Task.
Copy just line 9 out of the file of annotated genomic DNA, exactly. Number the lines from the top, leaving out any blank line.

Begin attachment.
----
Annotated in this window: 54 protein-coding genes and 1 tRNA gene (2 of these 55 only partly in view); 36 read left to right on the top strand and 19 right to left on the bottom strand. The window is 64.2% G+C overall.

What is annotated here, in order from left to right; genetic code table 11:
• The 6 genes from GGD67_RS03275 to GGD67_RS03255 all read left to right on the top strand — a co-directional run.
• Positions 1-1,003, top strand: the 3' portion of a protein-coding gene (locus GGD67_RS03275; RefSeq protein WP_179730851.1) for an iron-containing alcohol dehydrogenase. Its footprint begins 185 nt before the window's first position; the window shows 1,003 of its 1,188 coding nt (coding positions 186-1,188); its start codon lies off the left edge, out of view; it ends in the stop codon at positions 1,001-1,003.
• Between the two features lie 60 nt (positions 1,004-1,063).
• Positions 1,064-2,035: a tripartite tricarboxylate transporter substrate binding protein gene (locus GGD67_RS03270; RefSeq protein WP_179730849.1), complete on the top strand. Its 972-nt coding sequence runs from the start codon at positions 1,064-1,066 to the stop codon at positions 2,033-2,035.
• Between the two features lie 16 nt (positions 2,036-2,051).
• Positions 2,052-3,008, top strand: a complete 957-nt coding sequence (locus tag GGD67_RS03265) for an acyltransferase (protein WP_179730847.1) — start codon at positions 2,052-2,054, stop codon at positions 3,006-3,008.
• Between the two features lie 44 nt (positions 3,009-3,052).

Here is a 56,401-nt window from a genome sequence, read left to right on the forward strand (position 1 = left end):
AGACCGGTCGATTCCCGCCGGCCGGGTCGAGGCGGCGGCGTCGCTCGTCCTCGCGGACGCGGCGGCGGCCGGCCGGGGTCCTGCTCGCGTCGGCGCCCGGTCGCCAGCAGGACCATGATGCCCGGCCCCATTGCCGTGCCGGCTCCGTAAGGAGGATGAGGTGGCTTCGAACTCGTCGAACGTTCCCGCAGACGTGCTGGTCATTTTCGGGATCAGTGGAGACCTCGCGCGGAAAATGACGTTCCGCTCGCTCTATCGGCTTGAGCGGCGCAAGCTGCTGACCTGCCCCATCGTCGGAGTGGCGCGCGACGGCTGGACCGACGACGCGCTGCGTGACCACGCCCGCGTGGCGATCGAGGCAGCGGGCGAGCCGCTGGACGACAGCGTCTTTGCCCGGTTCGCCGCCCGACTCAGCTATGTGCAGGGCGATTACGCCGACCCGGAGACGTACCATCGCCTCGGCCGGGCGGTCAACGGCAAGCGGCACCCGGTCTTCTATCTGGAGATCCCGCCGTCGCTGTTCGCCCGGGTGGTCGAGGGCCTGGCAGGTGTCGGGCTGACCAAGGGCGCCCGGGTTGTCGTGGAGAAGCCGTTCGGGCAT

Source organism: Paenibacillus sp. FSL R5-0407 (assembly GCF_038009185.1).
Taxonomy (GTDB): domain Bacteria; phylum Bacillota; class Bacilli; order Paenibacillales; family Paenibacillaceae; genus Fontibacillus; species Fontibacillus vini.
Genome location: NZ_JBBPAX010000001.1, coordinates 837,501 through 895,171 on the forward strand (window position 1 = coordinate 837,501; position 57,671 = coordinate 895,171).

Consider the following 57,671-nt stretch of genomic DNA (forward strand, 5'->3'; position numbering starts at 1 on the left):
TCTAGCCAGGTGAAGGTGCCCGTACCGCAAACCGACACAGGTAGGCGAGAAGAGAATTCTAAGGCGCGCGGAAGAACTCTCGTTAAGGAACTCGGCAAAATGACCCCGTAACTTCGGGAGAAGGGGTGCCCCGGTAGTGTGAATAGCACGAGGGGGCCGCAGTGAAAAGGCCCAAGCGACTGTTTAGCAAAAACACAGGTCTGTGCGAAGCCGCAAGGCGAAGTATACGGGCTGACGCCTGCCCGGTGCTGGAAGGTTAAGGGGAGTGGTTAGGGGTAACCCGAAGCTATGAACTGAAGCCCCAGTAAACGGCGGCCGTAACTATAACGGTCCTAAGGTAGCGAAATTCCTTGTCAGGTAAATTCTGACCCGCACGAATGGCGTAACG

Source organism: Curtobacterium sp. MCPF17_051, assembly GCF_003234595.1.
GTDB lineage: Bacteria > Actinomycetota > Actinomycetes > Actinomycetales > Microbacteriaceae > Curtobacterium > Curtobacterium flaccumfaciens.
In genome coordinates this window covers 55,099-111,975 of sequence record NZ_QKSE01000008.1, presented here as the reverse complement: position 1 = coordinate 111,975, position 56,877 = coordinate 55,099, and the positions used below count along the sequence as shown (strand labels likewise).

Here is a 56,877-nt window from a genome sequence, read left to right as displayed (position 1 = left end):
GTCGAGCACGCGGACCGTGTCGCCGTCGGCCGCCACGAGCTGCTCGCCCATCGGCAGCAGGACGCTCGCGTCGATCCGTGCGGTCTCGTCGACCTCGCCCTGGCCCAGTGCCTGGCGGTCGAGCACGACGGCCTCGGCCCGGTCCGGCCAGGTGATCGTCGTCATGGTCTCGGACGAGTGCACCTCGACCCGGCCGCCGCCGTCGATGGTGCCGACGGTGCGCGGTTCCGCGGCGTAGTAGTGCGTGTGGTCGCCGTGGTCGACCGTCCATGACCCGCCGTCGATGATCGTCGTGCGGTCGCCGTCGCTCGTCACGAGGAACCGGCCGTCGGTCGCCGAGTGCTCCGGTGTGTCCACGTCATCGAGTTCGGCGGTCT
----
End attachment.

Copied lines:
• Between the two features lie 44 nt (positions 3,009-3,052).